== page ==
Committee members discuss ways to boost business, services
By Karen Brainard
Developing Ramona economically and creating more community amenities captured a majority of the discussion at the Ramona Community Revitalization Steering Committee meeting Nov. 20 in the library’s community room.
Reports by subcommittee chairs included efforts to bring more visitors to Ramona and create more business opportunities, and updates on the Ramona Intergenerational Community Campus (RICC) and recreation projects.
Carol Fowler, chair of the Economic Development Subcommittee, talked about the work her group is doing to make Ramona a destination, including monitoring their website, www.experienceramona.com, and placing ads in publications around the county.
Ramona, however, lacks lodging, Fowler said. She suggested the county implement a farm stay ordinance that would allow farms with a minimum of four acres to provide lodging. The county has an agricultural homestay provision in its zoning ordinance that allows lodging on working farms of 10 acres or more.
“Most of the farms in Ramona are less than 10 acres. Most of the farms in San Diego County are less than 10 acres,” she said.
According to Fowler, wineries are considered farms.
Joe Farace, a zoning planning manager with San Diego County Planning and Development Services, said staff is working on such a farm stay as part of their zoning ordinance cleanup. Once the ordinance is drafted, it will go before the Ramona Community Planning Group, he said, and is expected to go before the county supervisors early next year.
Fowler also said the county will be considering modifications to its Tiered Winery Ordinance that allows boutique wineries by right to open tasting rooms on land zoned A70 or A72 agricultural.
According to Farace, a meeting will be scheduled “down the hill” and the county will invite a variety of stakeholders who have different levels of interests in the winery ordinance.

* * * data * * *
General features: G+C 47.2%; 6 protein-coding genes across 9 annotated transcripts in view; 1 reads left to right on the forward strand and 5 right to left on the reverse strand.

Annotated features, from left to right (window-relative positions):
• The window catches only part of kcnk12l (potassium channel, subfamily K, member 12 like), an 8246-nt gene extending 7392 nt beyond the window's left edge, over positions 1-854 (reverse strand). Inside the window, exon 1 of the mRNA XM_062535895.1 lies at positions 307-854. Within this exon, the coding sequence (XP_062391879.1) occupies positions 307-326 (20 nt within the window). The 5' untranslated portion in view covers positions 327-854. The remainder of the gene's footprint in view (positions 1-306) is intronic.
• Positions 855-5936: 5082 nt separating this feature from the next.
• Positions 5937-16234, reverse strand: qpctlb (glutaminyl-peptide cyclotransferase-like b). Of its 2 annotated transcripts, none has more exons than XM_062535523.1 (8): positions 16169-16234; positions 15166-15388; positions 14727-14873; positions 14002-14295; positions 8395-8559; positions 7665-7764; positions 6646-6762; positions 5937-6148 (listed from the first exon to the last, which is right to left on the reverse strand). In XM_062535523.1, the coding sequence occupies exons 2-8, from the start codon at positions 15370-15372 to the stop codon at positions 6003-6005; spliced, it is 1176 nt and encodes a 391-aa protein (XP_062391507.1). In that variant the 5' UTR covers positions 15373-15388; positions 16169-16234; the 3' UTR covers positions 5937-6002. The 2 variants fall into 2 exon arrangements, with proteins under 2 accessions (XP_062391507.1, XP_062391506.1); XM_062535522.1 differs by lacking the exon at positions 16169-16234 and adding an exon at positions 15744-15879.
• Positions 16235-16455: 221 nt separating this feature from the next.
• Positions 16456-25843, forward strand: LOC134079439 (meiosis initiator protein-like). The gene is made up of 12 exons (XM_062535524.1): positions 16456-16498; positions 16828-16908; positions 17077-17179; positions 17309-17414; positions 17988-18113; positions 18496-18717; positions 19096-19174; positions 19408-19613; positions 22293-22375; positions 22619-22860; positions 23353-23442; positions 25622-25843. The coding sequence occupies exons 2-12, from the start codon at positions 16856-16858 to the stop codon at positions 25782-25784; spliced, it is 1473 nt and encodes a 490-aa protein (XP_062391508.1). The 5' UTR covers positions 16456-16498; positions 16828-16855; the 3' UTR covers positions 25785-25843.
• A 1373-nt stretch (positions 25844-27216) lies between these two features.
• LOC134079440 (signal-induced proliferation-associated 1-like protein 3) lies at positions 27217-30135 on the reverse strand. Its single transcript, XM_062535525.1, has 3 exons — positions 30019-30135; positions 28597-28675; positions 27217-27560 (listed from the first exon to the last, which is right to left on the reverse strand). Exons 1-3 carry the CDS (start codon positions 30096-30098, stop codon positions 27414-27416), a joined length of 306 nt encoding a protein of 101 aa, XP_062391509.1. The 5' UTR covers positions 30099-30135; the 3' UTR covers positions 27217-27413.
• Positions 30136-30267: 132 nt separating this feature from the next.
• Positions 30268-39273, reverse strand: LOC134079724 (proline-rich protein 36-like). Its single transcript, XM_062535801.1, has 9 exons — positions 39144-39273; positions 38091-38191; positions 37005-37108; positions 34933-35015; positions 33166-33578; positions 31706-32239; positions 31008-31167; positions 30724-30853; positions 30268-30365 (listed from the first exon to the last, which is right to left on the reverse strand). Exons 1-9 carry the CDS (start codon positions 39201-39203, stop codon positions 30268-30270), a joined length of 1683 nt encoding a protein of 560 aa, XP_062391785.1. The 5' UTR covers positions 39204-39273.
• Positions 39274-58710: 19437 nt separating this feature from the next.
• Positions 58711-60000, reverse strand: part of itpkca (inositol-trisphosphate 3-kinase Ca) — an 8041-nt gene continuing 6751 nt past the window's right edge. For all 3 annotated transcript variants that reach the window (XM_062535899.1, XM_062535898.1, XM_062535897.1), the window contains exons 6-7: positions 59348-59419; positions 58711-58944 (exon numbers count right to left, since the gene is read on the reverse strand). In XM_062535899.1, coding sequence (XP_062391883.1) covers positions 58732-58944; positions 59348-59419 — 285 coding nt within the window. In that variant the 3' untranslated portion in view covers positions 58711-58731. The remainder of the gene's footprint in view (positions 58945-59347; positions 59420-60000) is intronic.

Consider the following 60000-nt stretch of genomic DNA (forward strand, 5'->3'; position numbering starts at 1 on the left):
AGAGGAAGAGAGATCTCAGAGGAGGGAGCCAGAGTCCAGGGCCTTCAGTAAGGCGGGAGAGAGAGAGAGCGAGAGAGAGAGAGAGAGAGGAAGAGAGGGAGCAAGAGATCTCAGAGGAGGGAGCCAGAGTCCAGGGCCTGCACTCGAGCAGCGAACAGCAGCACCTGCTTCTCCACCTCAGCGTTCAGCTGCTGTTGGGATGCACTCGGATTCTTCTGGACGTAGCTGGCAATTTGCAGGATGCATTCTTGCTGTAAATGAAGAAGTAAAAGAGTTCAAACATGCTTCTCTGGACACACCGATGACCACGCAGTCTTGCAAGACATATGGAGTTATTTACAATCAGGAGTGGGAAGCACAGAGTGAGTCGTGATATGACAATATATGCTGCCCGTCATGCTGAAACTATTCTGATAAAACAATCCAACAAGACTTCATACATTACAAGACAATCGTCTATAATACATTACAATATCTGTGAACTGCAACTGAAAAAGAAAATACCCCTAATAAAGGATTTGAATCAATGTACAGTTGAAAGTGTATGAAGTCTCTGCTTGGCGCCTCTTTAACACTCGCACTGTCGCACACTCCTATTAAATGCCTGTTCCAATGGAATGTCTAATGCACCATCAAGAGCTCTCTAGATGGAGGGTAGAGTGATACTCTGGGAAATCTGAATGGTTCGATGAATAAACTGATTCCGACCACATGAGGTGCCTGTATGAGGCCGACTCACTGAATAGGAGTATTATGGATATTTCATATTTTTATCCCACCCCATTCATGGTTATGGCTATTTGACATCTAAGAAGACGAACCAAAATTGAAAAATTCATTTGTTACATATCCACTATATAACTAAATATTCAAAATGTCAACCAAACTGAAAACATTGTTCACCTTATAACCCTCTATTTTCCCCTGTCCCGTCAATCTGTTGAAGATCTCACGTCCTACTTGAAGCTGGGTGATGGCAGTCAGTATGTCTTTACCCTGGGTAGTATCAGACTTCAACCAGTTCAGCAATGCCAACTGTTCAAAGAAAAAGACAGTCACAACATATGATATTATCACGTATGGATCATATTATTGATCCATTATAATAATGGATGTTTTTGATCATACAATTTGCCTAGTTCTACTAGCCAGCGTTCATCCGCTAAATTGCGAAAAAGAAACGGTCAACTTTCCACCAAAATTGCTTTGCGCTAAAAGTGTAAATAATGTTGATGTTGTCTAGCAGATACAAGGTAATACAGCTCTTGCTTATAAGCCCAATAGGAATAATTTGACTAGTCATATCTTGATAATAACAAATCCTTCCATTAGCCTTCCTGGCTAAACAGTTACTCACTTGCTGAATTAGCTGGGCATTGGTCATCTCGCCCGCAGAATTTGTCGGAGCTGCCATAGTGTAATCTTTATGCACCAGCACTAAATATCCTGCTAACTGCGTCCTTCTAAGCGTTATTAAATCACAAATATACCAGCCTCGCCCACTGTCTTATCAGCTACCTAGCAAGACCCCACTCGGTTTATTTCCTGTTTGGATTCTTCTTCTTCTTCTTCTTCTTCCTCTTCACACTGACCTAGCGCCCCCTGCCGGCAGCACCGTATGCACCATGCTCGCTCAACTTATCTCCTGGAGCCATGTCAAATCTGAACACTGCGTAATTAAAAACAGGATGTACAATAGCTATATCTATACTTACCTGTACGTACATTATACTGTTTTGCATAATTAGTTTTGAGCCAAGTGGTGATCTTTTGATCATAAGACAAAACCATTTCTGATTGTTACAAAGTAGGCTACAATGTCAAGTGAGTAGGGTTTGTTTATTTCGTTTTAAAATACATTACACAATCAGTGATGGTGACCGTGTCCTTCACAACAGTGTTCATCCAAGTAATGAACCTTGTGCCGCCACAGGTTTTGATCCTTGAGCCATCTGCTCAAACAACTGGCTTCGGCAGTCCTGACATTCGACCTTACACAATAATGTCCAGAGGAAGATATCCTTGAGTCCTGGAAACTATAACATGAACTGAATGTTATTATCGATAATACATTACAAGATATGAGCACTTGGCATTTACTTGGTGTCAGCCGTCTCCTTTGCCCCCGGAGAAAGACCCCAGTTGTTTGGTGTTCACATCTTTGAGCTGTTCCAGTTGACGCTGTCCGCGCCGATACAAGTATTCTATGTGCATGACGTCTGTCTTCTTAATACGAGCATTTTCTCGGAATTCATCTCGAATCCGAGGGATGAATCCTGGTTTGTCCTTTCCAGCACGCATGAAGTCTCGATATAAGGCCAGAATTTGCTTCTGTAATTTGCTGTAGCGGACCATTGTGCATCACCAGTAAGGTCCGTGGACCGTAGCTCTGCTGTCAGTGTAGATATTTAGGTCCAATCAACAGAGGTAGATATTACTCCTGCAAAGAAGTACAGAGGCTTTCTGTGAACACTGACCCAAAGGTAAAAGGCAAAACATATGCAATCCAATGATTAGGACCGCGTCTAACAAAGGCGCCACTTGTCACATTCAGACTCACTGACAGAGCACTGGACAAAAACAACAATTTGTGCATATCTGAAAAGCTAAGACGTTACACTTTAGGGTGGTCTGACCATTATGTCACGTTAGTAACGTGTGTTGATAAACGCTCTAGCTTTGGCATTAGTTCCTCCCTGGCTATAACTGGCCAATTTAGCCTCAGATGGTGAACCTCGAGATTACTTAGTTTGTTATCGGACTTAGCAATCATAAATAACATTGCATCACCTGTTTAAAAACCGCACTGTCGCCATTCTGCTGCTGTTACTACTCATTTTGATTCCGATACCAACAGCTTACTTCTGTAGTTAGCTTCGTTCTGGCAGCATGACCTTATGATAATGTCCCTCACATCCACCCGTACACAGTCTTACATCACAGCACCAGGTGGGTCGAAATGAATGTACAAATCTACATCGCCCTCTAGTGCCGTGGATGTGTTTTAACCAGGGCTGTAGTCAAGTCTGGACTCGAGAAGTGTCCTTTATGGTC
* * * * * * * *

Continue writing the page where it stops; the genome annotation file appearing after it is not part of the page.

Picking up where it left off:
“Now that the litigation is past us, we have an opportunity to learn from what’s worked, what hasn’t worked, from the ordinance and try to address that,” he said. The two-year legal challenge to the winery ordinance concluded in October in the county’s favor.
On community matters, Jack Rogers, co-chair of the RICC committee, said the YMCA is interested in building a gym on the campus that is slated for Main Street between 12th and 13th streets. Ramona Library is considered the flagship building for the intergenerational campus.
Rogers said YMCA’s first step is to do a feasibility study to assess the community’s support for a gym and family programs. Such a study will cost about $28,000, and YMCA is willing to pay $14,000, he said, adding that perhaps Jacob’s office or the county could pay the remainder.
Jacob said YMCA branches generally pay for their own assessments and she did not think Neighborhood Reinvestment Funds could be used for the study, especially with many parks and recreation-type projects for Ramona seeking funding.
“It’s a matter of competing interests,” she said.
Rogers also noted his committee was pleased with the county’s recent agreement with Caltrans to acquire its property at 12th and Main streets for the RICC.
“It’s not a done deal and it’s not a quick deal, but it’s under way,” said Tom Fincher with county General Services.
To acquire the Caltrans property, the county must find replacement sites for Caltrans in Ramona and in Julian.
“This is a big step,” said Jacob. “At least there’s an agreement to do this.”
According to Rogers, he, co-chair Arvie Degenfelder, and Dawn Perfect have invested 16 years into the planning of the RICC.
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